Have you found that most IT folks reacted to that September 11 wake-up call? Some people took it as a wake-up call and acted on it. I think some people didn't.; they say it's not a cyberevent. I also think a combination of that and some other things, like Slammer for example, make it clear that vendors certainly have to make it easier for customers to manage their set-ups.

As someone who thinks a lot about critical infrastructure protection, there are things clearly that Microsoft needs to do better. And we're devoting a lot of attention to it.

Also this synergy didn't exist before, for the most part, between markets, public safety and national security. Having been in the government for a long time, from a public safety, national security perspective, I was screaming about security in the early '90s, but markets really weren't demanding it. ... I think what we've seen in the last couple of years is this synergy where markets are now demanding the same things that public safety and national security require. And that synergy is actually a wonderful thing.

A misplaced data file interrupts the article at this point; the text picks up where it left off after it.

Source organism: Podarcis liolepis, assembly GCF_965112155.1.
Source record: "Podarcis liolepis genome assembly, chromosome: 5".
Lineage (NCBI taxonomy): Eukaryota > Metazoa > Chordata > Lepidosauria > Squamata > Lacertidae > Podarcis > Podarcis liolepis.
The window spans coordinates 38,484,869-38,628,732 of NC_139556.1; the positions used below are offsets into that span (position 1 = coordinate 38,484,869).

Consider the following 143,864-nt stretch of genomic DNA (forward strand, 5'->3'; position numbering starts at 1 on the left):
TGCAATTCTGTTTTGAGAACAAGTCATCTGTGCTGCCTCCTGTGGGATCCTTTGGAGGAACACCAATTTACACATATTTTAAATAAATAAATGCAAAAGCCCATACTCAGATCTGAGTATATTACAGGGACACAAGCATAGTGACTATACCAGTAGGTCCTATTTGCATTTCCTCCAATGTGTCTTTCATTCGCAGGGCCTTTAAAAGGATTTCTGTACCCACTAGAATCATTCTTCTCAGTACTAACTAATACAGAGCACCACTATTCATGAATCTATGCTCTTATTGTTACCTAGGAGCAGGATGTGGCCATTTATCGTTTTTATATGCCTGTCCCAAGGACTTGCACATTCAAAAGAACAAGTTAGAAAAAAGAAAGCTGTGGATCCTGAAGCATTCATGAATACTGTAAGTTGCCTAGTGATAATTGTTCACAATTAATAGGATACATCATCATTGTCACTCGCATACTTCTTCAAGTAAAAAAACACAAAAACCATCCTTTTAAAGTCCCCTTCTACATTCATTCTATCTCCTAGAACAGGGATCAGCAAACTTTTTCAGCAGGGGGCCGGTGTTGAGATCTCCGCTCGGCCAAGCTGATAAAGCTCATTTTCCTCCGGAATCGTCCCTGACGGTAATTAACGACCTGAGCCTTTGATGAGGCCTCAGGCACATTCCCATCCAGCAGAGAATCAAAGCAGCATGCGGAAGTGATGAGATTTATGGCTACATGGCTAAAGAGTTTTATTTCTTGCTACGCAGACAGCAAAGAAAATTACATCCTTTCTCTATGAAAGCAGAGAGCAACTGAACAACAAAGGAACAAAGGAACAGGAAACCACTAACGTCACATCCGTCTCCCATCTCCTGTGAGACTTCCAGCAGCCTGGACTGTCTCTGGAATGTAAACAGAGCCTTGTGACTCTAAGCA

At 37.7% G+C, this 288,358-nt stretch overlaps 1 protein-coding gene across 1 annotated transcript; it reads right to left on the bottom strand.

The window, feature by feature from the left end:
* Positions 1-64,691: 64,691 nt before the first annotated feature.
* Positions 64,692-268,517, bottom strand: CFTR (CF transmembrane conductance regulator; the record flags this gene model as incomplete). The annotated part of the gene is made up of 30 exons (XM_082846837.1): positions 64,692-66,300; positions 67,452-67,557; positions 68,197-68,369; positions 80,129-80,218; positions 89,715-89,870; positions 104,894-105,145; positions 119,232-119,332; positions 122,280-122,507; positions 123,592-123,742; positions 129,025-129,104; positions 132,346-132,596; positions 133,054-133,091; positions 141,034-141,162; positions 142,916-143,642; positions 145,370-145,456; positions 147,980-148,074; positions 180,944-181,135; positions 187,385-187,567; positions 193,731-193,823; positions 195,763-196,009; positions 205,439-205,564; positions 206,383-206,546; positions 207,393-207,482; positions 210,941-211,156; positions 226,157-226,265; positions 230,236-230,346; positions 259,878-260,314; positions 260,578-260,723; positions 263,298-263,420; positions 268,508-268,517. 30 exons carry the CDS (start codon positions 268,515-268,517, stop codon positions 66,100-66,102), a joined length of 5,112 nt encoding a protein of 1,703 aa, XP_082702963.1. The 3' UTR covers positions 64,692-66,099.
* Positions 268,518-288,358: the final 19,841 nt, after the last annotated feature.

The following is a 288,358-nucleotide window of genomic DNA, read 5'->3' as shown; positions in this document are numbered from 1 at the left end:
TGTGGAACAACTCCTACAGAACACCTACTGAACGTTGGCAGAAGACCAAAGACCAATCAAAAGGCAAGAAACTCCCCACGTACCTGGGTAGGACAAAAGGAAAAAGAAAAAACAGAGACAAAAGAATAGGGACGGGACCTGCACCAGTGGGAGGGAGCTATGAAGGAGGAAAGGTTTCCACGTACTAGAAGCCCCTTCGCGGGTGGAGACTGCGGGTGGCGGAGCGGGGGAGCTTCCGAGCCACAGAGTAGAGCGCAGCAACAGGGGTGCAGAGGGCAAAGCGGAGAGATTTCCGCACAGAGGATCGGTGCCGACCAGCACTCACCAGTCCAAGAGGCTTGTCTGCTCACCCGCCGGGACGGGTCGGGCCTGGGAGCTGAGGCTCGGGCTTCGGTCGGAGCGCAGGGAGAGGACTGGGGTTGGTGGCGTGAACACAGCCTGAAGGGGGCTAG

You said there are lots of things Microsoft could do better in the area of security. What in your estimation is the highest priority? The No. 1 priority for us is patch management. It absolutely has to be. We have a patch management working group now that spans the company. We said, OK, let's define our problems. One, we need a common nomenclature. We need to be talking about things in the same terms. We need a common installer so that patches install the same way. We need patches to register with the [operating system] in the same way so we can scan for it later and see if you're patched. We need the ability to uninstall. Some people wrote installers with uninstallers. Some didn't. Well, it's important to have that because you can test the patch and deploy it and then [if] it has an unintended consequence, can you uninstall it and get back out?

And we need to improve the tools that allow you to scan to see if you're patched, because today, the tools don't run across the suite of Microsoft products.

What's the timetable for the patch management improvements? We've got eight installers today. Within a year, I want to get down to two: one for applications, one for the [operating system]. ... I'm always cautious about going public with road maps because you run into challenges you didn't anticipate.